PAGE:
Voices, Then & Now

Ron Coleman
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As we approach world hearing voices day 2013 Karen and I are in Canada. We have just enjoyed running a preconference workshop for about 100 people in Winnipeg. I am sitting in my room before breakfast writing this piece and as I sit I am thinking back twenty-three years ago; I am in a psych unit in Manchester and I have a new support worker called Lindsay. By then I had been a psych patient for almost ten years and was fast approaching spending the rest of my life in the system. My support worker had convinced me to go to a new group that was starting in Manchester called a hearing voices group.

Going to that group changed my life. As someone who had been tormented for years by negative voices, being part of the group gave me the hope to go forward. It allowed me to see my experience as something real, and therefore something that could be understood.

Sitting here now twenty-something years later I can see the beginnings of our movement. We would be sitting in an office in Manchester making phone calls on our one telephone – that was coin operated. I can hear Mickey Devalda shouting ”has anybody got some money for the phone? I’m talking to a voice hearer in distress and we’re running out of credit.” His wife Sharon would also be in the office putting information packs together and getting them ready to post. Now I hear John Williams’ voice cracking some one-line joke that would get us all laughing even though sometimes it wasn’t so funny. John just had that effect on us. I can feel Terrence McLaughlin beside me even now; his ever-reassuring presence one of the great stabilizing influences of the movement in those days. In would walk Paul Baker, the one who always answered a question with a question and in answering his question we became a team. Then sitting in the corner was Julie Downs, a woman who was there for us through every crisis we had as individuals. She made us face ourselves and as a consequence was a real mother for the UK movement.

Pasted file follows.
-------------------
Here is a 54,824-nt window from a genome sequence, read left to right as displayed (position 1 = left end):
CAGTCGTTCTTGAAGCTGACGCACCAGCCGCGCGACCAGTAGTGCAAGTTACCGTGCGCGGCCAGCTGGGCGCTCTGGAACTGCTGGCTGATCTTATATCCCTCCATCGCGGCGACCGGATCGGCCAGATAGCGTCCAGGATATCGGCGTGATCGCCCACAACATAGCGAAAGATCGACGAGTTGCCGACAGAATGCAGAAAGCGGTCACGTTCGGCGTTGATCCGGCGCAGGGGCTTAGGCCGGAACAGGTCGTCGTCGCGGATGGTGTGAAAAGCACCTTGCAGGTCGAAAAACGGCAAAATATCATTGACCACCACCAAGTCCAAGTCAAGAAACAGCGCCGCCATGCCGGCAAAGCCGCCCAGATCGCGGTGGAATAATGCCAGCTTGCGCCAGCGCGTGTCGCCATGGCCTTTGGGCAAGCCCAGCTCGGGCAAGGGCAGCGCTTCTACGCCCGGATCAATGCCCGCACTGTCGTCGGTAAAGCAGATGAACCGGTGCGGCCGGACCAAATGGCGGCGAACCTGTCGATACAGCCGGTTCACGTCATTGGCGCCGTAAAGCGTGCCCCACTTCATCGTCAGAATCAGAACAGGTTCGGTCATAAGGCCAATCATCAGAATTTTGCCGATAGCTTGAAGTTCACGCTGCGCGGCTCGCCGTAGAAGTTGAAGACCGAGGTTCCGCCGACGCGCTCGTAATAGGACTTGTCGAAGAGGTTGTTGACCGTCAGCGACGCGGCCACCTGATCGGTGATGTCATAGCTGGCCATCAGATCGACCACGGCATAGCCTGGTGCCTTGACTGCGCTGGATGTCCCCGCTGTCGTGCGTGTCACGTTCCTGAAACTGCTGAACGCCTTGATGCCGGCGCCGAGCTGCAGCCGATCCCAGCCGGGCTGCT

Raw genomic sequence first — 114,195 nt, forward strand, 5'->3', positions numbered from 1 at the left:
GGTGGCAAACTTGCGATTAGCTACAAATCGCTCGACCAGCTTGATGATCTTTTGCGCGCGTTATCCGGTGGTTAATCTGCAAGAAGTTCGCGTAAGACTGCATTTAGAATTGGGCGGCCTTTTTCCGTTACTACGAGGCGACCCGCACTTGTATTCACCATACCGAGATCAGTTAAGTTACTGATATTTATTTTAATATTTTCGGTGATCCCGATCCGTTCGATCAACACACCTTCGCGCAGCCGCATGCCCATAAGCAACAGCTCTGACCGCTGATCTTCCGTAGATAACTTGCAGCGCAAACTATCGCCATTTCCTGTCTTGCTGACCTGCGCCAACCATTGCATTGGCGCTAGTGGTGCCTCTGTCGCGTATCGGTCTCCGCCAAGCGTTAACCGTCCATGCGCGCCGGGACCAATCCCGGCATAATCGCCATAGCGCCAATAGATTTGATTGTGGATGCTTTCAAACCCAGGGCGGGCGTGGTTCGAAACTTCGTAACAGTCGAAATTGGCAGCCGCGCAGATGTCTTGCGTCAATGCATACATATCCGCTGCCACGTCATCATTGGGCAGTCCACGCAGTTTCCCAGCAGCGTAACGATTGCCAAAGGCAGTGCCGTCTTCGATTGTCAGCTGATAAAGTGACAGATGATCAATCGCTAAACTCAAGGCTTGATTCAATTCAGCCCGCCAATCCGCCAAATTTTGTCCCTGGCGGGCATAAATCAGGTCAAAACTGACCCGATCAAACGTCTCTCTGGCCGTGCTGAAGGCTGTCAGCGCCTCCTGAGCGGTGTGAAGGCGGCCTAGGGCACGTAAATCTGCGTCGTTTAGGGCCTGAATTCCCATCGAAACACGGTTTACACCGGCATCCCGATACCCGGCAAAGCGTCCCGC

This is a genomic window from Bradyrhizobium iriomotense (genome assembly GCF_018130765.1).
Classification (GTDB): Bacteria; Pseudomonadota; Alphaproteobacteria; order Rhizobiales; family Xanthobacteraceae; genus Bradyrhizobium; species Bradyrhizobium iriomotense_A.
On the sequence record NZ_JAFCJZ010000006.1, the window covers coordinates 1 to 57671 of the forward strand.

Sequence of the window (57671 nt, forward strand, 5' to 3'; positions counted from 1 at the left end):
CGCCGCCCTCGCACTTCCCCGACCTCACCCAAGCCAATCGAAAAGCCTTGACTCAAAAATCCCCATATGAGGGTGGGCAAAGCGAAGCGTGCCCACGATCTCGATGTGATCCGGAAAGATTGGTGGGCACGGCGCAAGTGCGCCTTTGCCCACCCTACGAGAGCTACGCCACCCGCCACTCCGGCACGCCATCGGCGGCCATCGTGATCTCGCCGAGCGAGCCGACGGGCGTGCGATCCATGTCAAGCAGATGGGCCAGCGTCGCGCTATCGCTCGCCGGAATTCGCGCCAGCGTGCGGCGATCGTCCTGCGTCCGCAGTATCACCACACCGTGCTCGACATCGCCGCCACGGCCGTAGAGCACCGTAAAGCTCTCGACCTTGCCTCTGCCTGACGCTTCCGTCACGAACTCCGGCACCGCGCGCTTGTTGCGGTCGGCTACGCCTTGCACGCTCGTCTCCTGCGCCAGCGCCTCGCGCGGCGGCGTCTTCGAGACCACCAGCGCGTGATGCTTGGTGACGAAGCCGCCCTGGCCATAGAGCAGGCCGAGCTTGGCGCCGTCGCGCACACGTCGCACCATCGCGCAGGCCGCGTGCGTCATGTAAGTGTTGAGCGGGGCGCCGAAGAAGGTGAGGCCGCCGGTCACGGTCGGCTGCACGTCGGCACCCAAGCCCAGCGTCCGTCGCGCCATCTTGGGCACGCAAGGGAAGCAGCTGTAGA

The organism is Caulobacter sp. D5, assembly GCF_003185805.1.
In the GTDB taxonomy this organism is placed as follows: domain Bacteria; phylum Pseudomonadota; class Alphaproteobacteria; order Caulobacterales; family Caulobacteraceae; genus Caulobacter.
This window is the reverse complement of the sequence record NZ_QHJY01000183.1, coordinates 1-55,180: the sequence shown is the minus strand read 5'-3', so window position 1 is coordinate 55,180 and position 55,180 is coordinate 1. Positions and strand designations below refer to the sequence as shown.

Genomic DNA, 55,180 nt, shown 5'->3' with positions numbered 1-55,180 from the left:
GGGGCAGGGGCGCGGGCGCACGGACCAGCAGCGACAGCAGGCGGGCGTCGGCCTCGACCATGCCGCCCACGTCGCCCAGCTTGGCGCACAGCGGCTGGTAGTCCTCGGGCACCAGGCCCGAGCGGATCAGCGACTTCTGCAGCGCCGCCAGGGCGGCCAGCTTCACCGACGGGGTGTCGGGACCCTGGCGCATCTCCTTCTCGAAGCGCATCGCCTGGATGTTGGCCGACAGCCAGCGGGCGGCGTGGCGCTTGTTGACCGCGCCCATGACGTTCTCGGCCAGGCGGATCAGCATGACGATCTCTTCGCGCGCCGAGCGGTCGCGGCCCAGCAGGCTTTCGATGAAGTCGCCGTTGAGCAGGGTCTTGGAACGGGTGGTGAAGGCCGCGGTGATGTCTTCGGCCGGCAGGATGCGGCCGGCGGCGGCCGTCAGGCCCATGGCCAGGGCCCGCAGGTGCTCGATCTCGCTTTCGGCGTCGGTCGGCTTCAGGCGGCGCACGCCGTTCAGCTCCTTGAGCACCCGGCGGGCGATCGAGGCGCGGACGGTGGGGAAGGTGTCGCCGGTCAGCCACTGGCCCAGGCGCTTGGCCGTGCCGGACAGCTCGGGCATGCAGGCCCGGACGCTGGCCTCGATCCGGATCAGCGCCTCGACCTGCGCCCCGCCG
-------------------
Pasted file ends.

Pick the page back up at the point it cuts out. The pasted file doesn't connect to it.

Though it might seem quaint and romantic now, there was nothing quaint and romantic then. Mickey and John both died of sudden heart failure. Real cause of death; neuroleptic medication. Hannalore – one of the founders of the German voices movement – died of sudden heart failure. Real cause of death; neuroleptic medication. For myself I got away with it by having a heart bypass. Real cause of surgery; neuroleptic medication. I have watched with sadness many people die over the last twenty years of sudden heart failure. The cost of this movement should never be based on finances, but based on honoring the memory of those who have gone before us, who have led by example and have died working for our freedom.

Now some twenty years on there are groups all over the world. Networks in twenty-seven countries and new networks springing up all over the world. The hearing voices network is here to stay; a new leadership is emerging that is allowing us oldies to step back, and to them I say “go for it.” Go and create our future but please don’t forget our history. John, Mickey, Terrence, and Hannalore created their time. Learn from it and go forward to create yours. As for me, well, I will continue to do my own thing in the future.

So enjoy your journeys — I intend to enjoy mine.

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Ron Coleman